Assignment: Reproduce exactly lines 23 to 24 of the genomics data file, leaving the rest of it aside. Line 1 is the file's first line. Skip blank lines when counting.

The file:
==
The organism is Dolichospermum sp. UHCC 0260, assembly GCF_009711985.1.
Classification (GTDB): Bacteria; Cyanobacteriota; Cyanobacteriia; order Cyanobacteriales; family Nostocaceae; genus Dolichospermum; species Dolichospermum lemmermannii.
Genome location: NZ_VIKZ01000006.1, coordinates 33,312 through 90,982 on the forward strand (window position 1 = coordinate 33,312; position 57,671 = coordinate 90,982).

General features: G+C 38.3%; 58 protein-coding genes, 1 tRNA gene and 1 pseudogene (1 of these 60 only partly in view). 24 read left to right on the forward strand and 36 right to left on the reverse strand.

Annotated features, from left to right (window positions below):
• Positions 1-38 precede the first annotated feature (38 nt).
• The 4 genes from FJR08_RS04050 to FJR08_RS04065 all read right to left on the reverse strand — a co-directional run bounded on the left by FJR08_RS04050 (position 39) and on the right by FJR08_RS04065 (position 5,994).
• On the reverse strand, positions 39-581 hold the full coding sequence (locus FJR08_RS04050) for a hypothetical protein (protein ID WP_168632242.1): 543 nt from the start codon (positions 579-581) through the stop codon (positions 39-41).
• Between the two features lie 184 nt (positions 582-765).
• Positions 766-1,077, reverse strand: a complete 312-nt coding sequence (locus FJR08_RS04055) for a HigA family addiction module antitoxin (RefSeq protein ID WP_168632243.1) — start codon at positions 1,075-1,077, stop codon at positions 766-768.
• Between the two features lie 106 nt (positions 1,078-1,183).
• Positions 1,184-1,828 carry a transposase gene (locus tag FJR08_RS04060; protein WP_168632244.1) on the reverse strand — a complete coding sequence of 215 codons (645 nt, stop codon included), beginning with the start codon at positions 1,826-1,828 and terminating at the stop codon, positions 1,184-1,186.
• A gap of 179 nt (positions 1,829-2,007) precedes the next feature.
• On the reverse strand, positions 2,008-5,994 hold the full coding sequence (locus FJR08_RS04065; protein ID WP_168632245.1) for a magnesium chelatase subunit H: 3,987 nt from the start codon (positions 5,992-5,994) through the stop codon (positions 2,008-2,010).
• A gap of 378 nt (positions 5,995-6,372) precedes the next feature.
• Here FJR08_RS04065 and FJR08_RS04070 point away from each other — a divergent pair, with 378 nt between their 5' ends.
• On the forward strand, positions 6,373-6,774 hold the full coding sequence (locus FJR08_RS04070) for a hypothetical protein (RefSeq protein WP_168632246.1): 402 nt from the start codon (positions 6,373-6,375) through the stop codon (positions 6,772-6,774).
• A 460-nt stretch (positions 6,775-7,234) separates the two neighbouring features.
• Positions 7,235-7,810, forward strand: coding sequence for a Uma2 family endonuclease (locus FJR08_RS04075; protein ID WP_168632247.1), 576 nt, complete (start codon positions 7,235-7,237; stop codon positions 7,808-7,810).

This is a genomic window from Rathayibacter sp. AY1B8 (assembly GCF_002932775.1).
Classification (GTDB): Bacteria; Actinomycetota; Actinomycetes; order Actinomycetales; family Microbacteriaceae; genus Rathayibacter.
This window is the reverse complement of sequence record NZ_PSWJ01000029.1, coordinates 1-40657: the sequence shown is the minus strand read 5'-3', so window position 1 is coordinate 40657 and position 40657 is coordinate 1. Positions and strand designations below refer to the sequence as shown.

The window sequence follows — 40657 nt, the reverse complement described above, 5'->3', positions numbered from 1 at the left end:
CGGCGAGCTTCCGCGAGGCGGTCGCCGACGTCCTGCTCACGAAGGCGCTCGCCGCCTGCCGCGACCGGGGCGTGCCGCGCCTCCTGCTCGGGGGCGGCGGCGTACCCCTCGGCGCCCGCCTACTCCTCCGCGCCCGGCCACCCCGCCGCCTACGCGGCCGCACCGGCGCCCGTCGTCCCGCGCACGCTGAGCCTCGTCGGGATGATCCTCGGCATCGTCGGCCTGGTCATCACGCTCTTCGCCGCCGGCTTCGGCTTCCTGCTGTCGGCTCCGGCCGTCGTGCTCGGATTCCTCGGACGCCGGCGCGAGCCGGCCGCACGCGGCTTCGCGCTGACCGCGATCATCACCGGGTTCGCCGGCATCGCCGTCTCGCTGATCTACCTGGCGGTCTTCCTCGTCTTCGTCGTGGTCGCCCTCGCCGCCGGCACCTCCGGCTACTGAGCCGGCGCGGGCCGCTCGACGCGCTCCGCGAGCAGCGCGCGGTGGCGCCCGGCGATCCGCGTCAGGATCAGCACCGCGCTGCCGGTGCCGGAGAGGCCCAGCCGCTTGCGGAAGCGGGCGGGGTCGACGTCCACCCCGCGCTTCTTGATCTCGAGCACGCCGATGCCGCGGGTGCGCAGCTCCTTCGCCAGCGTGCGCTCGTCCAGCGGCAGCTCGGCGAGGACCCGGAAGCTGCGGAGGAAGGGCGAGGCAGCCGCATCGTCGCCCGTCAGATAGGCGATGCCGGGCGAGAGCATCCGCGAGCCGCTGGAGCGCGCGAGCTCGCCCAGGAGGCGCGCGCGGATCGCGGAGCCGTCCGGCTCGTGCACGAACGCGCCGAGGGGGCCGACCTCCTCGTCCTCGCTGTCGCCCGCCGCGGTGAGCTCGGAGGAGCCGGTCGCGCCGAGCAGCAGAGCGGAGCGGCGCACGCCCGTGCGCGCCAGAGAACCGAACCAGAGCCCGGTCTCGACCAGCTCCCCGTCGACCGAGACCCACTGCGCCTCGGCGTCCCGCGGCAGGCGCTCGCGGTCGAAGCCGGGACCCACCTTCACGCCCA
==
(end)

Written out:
The window sequence follows — 40657 nt, the reverse complement described above, 5'->3', positions numbered from 1 at the left end:
CGGCGAGCTTCCGCGAGGCGGTCGCCGACGTCCTGCTCACGAAGGCGCTCGCCGCCTGCCGCGACCGGGGCGTGCCGCGCCTCCTGCTCGGGGGCGGCGGCGTACCCCTCGGCGCCCGCCTACTCCTCCGCGCCCGGCCACCCCGCCGCCTACGCGGCCGCACCGGCGCCCGTCGTCCCGCGCACGCTGAGCCTCGTCGGGATGATCCTCGGCATCGTCGGCCTGGTCATCACGCTCTTCGCCGCCGGCTTCGGCTTCCTGCTGTCGGCTCCGGCCGTCGTGCTCGGATTCCTCGGACGCCGGCGCGAGCCGGCCGCACGCGGCTTCGCGCTGACCGCGATCATCACCGGGTTCGCCGGCATCGCCGTCTCGCTGATCTACCTGGCGGTCTTCCTCGTCTTCGTCGTGGTCGCCCTCGCCGCCGGCACCTCCGGCTACTGAGCCGGCGCGGGCCGCTCGACGCGCTCCGCGAGCAGCGCGCGGTGGCGCCCGGCGATCCGCGTCAGGATCAGCACCGCGCTGCCGGTGCCGGAGAGGCCCAGCCGCTTGCGGAAGCGGGCGGGGTCGACGTCCACCCCGCGCTTCTTGATCTCGAGCACGCCGATGCCGCGGGTGCGCAGCTCCTTCGCCAGCGTGCGCTCGTCCAGCGGCAGCTCGGCGAGGACCCGGAAGCTGCGGAGGAAGGGCGAGGCAGCCGCATCGTCGCCCGTCAGATAGGCGATGCCGGGCGAGAGCATCCGCGAGCCGCTGGAGCGCGCGAGCTCGCCCAGGAGGCGCGCGCGGATCGCGGAGCCGTCCGGCTCGTGCACGAACGCGCCGAGGGGGCCGACCTCCTCGTCCTCGCTGTCGCCCGCCGCGGTGAGCTCGGAGGAGCCGGTCGCGCCGAGCAGCAGAGCGGAGCGGCGCACGCCCGTGCGCGCCAGAGAACCGAACCAGAGCCCGGTCTCGACCAGCTCCCCGTCGACCGAGACCCACTGCGCCTCGGCGTCCCGCGGCAGGCGCTCGCGGTCGAAGCCGGGACCCACCTTCACGCCCA